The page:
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Not-for-Profit, Award-Winning Community News and Views for Windham County, Vermont • Since 2006

Strong snow squalls Wednesday; milder weather follows Arctic cold

Dave Hayes maintains a daily blog on Facebook (facebook.com/WesternMassWeather), where he produces hyper-local reports, answers questions, and keeps more than 30,000 followers informed and educated about the weather.

Good day to you, my friends, and as always thanks very much for your readership! It’s a dynamic weather week ahead, as we’ll be experiencing a most changeable seven days to be sure.

Intense snow squalls with whiteout conditions, gusty winds, a quick inch of accumulation, and even thunder are possible for Wednesday. Arctic cold subsequently invades our region Wednesday night through Thursday night.

Then, after some seasonable cold into the weekend, we warm up into early next week when mixed rain and snow showers are expected. So strap in, and let’s ride the roller coaster of varying daily details together!

For Wednesday, a moderate, plowable snowfall will be wrapping up early in the morning. Mostly sunny skies are then expected to develop with highs in the mid to upper teens. However, a very strong Arctic cold front will be pressing east into southern Vermont.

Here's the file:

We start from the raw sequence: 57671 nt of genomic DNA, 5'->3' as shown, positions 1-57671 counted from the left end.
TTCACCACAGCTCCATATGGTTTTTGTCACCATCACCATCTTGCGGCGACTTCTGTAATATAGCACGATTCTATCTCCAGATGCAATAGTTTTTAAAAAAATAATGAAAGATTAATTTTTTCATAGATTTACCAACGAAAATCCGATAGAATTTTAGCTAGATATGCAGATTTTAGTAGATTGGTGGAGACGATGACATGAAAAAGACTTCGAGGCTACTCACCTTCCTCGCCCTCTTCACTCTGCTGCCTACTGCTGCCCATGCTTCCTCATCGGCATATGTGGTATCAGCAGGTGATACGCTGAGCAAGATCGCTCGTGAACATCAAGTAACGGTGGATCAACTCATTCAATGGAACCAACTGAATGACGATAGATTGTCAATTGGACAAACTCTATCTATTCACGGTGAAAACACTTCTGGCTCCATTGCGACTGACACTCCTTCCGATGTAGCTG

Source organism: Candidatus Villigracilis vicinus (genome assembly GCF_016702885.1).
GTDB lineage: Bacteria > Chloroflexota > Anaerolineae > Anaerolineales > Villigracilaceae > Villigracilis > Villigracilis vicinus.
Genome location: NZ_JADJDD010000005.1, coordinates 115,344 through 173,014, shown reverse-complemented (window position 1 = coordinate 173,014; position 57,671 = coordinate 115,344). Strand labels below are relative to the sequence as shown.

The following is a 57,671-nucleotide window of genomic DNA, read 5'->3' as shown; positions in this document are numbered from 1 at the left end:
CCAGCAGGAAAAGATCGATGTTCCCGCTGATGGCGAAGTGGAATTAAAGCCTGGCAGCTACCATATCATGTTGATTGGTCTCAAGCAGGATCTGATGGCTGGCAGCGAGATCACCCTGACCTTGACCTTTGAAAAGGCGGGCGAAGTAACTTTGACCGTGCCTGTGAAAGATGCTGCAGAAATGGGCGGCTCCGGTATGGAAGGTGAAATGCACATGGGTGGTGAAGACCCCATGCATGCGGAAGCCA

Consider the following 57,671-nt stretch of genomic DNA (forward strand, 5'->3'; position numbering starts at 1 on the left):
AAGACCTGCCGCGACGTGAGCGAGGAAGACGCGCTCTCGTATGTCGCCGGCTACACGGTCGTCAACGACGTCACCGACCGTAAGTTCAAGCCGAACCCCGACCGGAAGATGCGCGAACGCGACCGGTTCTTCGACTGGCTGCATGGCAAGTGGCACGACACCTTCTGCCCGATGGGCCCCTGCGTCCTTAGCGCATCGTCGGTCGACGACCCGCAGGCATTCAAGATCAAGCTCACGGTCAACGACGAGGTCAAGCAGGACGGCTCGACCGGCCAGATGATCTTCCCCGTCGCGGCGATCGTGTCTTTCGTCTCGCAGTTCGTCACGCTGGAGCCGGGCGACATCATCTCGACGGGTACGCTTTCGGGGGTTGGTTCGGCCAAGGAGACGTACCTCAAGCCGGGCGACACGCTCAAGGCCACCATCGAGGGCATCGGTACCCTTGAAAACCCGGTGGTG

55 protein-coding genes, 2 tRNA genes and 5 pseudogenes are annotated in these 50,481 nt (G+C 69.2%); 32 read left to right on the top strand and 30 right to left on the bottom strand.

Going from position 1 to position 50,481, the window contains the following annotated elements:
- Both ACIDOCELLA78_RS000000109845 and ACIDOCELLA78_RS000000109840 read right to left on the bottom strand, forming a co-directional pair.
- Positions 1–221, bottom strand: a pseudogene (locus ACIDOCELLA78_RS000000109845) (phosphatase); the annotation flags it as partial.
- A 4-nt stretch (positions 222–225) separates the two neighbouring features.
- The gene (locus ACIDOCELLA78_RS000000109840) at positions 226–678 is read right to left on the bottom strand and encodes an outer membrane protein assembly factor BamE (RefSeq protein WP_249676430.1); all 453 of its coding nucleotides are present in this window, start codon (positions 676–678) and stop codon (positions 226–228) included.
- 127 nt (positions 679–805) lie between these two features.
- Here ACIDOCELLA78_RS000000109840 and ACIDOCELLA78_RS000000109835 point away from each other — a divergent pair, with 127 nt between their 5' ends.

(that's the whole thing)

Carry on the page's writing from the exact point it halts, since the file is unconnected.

Ahead of the front, temperatures will drop very quickly from the ground to a mile or two above our heads. These steep thermal lapse rates will help to develop scattered intense snow squalls that could cause serious travel disruptions where they materialize.

Very low visibility, strong gusty winds, heavy snow, and even thunder are possible during the mid to late afternoon.

As Arctic air seeps into the region behind this dynamic front, low temperatures will plummet into the high single digits below zero. With westerly wind gusts over 30 mph at times, wind chill readings will drop to 10 to 25 below zero across Windham County and Wind Chill Warnings and Advisories will likely be posted.

Thursday and Thursday night will be cold but fair, with mostly sunny skies and highs in the single digits during the day and either side of the 0 degree mark at night.

Friday through Sunday will see high pressure move into the region, and then offshore by the end of the weekend, with mostly sunny skies through the period.

Highs Friday will be in the teens with lows in the low single digits. Highs Saturday will be in the low 20s with lows near 10 degrees. Highs Sunday will be in the low to mid 30s with lows in the upper 20s as snow showers develop.

Early next week looks even milder as a storm passes to our northwest and milder Pacific air reaches our hills and dales with mixed rain and snow showers possible. Have a great week!

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Originally published in The Commons issue #495 (Wednesday, January 30, 2019). This story appeared on page C4.

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